“Osteo” comes from the Greek term “osteon” which means bone, and “porosis” refers to thinning or becoming porous. Hence the term “osteoporosis” describes the progressive thinning and weakening of the bones which comprise the framework of our body structure. This debilitating bone disease is responsible for more deaths in women than breast and uterine cancer combined. Yet it is not a disease restricted to women: one in two women and one in three men over the age of 60 are affected to some extent.
Often referred to as “the silent disease”, the condition can progress unchecked for decades until a chance X-ray or a bone fracture heralds its presence. Risk factors include increasing age, low body weight (women under 140lbs/64 kg are more susceptible), being of Caucasian origin, onset of early menopause (<40 years of age), or surgical sterilization (prompting a rapid decrease in estrogen and progesterone).
Osteoporosis occurs when calcium is leached out of the delicate internal bone structure, which resembles honeycomb in appearance. Over time, and with continued demineralization, the holes of the “honeycomb” enlarge and the walls become thinner. Hairline fractures and breakages occur as a result of the breakdown of the bone structure. Often, fractures of the femur (thigh), radius (wrist), and vertebrae can occur spontaneously due to osteoporosis without involving an injury or fall. Many elderly people will break a hip and subsequently fall, rather than fall and break a hip.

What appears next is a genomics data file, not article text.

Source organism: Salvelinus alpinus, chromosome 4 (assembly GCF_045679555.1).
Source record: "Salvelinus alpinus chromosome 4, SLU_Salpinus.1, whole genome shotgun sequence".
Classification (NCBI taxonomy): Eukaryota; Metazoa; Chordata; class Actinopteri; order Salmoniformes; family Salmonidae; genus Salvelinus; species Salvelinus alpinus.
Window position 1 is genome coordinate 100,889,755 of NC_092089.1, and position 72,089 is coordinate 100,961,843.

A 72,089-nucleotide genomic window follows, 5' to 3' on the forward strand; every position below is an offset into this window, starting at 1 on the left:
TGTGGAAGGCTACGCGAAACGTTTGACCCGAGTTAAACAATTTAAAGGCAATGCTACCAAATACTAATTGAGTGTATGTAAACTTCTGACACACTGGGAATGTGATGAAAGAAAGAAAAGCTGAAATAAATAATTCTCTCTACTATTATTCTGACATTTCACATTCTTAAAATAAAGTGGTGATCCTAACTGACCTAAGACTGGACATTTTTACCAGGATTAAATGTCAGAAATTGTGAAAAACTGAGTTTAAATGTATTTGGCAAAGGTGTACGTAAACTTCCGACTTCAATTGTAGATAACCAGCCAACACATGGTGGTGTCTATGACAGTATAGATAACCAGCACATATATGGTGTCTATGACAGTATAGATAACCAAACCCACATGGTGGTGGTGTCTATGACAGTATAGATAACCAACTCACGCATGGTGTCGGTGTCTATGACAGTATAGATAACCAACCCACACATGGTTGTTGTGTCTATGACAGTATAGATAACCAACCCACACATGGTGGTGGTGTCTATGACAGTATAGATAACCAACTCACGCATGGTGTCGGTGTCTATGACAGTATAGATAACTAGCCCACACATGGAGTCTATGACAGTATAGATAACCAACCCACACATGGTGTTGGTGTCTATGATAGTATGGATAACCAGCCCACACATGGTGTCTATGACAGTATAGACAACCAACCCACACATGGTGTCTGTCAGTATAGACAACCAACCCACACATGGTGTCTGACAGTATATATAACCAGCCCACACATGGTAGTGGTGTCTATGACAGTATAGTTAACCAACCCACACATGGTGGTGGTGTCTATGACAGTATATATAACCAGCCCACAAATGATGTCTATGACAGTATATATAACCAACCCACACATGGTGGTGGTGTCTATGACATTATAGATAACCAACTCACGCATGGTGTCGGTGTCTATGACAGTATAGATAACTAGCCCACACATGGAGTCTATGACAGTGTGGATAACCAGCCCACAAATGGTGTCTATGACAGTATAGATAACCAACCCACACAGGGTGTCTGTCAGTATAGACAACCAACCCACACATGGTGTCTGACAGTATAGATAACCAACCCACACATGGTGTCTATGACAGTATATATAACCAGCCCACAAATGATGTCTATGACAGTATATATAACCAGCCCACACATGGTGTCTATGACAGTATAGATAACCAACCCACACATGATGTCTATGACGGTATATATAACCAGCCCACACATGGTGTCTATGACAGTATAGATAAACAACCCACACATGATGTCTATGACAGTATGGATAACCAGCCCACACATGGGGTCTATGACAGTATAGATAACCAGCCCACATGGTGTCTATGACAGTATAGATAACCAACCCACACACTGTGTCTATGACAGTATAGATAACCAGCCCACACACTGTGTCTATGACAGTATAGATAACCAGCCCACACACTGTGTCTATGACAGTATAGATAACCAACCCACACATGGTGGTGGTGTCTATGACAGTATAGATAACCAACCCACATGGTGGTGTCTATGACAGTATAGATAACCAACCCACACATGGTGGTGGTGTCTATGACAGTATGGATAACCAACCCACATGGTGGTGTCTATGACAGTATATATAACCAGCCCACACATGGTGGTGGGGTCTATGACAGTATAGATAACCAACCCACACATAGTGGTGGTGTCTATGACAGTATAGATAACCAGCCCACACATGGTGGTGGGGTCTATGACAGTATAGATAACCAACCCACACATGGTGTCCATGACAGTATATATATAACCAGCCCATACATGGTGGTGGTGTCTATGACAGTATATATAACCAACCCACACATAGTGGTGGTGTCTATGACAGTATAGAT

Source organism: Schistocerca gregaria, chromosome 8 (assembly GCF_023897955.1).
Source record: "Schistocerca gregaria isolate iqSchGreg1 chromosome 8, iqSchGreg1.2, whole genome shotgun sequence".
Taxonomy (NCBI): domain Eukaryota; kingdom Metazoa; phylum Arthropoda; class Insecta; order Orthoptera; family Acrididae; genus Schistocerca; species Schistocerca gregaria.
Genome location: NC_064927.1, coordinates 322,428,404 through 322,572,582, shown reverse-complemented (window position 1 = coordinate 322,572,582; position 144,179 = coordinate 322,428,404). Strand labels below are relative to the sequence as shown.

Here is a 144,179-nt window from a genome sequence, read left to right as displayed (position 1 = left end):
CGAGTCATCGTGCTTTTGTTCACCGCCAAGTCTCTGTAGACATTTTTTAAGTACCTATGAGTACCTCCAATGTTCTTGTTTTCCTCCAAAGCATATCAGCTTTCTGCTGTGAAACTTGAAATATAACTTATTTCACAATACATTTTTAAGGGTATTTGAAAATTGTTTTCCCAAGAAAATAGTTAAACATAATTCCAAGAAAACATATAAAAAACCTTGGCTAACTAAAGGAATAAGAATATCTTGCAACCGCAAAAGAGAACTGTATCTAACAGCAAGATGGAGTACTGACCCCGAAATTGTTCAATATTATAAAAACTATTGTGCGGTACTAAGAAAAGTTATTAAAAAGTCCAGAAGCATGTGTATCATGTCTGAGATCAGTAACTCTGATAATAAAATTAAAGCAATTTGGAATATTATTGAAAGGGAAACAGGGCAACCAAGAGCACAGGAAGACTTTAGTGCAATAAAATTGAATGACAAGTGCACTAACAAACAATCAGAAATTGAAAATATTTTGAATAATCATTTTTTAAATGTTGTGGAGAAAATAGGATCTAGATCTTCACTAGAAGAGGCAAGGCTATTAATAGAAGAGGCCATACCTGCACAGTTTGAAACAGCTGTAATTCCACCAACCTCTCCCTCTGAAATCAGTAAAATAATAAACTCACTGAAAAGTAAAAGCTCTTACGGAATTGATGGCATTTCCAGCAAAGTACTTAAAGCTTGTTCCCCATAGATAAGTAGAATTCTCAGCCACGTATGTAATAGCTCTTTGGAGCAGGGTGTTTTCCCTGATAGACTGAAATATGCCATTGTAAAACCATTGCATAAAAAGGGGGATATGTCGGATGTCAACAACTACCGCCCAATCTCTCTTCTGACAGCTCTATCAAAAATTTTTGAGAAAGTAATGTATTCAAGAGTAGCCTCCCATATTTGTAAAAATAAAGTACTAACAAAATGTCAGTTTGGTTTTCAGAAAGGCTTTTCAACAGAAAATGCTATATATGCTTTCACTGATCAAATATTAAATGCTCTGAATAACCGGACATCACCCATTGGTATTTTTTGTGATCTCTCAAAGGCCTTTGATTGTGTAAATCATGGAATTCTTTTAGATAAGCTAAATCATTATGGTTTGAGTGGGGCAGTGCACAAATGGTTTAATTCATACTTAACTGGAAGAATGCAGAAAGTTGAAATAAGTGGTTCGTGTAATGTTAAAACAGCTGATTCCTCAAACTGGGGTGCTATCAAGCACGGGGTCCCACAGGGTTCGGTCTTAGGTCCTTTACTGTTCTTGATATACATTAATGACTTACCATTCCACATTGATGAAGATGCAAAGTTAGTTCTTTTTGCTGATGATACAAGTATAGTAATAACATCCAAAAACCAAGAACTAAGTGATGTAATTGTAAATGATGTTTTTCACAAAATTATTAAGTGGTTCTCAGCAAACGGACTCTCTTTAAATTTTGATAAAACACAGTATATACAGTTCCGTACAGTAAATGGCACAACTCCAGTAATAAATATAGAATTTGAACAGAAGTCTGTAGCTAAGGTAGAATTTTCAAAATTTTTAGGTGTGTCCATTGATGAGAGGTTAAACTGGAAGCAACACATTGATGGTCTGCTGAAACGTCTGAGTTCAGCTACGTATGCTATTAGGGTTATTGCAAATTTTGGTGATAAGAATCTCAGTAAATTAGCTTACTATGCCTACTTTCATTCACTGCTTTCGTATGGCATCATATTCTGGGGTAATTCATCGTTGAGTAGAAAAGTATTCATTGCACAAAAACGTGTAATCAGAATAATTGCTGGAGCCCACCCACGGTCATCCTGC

Yet osteoporosis is a disease, not an inevitable fact of middle and old age. Bone mass reaches a peak around the age of 20 and is termed Peak Bone Mass. It is this property that determines both a person’s propensity for developing osteoporosis in later life and the rate at which thinning of the bones will occur. It is important during childhood and adolescence to build Peak Bone Mass to optimum levels, as the greater the strength of the bones in early life, the more resilient they are to the natural aging processes of decreasing bone density.
As we age, the body undergoes certain gradual changes, such as a slight reduction in bone density. This process, called osteopenia, is normal and does not lead to bone fracture. By roughly 35, both males and females begin to lose calcium at the rate of around 1% per year. During the menopausal years, this rate increases rapidly for women, which explains why females are more prone to the effects of osteoporosis than males. Again it is the Peak Bone Mass achieved in early adulthood that will determine whether the rate of bone deterioration is of a normal level or one that will ultimately result in osteoporitic symptoms. The higher the basal Peak Bone Mass, the greater the amount of bone mass which can be lost before the fracture threshold is reached.
Fortunately, bone is a living entity, and diet and exercise play a vital role in both the prevention of and retardation of the rate of bone deterioration. Osteoporosis is not an inevitable fact of life, and with small but significant changes to lifestyle, it can be avoided.